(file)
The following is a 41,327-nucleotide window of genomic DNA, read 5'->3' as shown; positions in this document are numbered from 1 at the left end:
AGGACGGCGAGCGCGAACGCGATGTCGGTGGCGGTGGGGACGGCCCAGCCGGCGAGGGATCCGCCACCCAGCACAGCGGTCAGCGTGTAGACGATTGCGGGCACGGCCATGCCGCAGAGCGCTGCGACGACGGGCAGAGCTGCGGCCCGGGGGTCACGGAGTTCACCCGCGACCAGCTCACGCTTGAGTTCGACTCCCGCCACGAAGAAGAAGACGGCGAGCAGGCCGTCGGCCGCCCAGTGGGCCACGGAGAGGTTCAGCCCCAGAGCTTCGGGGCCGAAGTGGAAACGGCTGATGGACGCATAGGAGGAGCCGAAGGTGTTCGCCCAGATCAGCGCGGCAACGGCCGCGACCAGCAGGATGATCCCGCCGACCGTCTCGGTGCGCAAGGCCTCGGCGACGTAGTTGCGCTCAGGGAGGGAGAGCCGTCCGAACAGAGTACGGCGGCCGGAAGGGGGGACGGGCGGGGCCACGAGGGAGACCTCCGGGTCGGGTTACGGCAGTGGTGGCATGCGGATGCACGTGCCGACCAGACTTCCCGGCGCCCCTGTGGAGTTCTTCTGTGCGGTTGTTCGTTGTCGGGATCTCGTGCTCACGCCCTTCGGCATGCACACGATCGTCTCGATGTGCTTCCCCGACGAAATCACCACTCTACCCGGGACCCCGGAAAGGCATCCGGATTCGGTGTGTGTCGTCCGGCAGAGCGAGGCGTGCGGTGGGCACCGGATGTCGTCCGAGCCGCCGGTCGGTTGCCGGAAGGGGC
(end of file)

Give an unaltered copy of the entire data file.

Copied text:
The following is a 41,327-nucleotide window of genomic DNA, read 5'->3' as shown; positions in this document are numbered from 1 at the left end:
AGGACGGCGAGCGCGAACGCGATGTCGGTGGCGGTGGGGACGGCCCAGCCGGCGAGGGATCCGCCACCCAGCACAGCGGTCAGCGTGTAGACGATTGCGGGCACGGCCATGCCGCAGAGCGCTGCGACGACGGGCAGAGCTGCGGCCCGGGGGTCACGGAGTTCACCCGCGACCAGCTCACGCTTGAGTTCGACTCCCGCCACGAAGAAGAAGACGGCGAGCAGGCCGTCGGCCGCCCAGTGGGCCACGGAGAGGTTCAGCCCCAGAGCTTCGGGGCCGAAGTGGAAACGGCTGATGGACGCATAGGAGGAGCCGAAGGTGTTCGCCCAGATCAGCGCGGCAACGGCCGCGACCAGCAGGATGATCCCGCCGACCGTCTCGGTGCGCAAGGCCTCGGCGACGTAGTTGCGCTCAGGGAGGGAGAGCCGTCCGAACAGAGTACGGCGGCCGGAAGGGGGGACGGGCGGGGCCACGAGGGAGACCTCCGGGTCGGGTTACGGCAGTGGTGGCATGCGGATGCACGTGCCGACCAGACTTCCCGGCGCCCCTGTGGAGTTCTTCTGTGCGGTTGTTCGTTGTCGGGATCTCGTGCTCACGCCCTTCGGCATGCACACGATCGTCTCGATGTGCTTCCCCGACGAAATCACCACTCTACCCGGGACCCCGGAAAGGCATCCGGATTCGGTGTGTGTCGTCCGGCAGAGCGAGGCGTGCGGTGGGCACCGGATGTCGTCCGAGCCGCCGGTCGGTTGCCGGAAGGGGC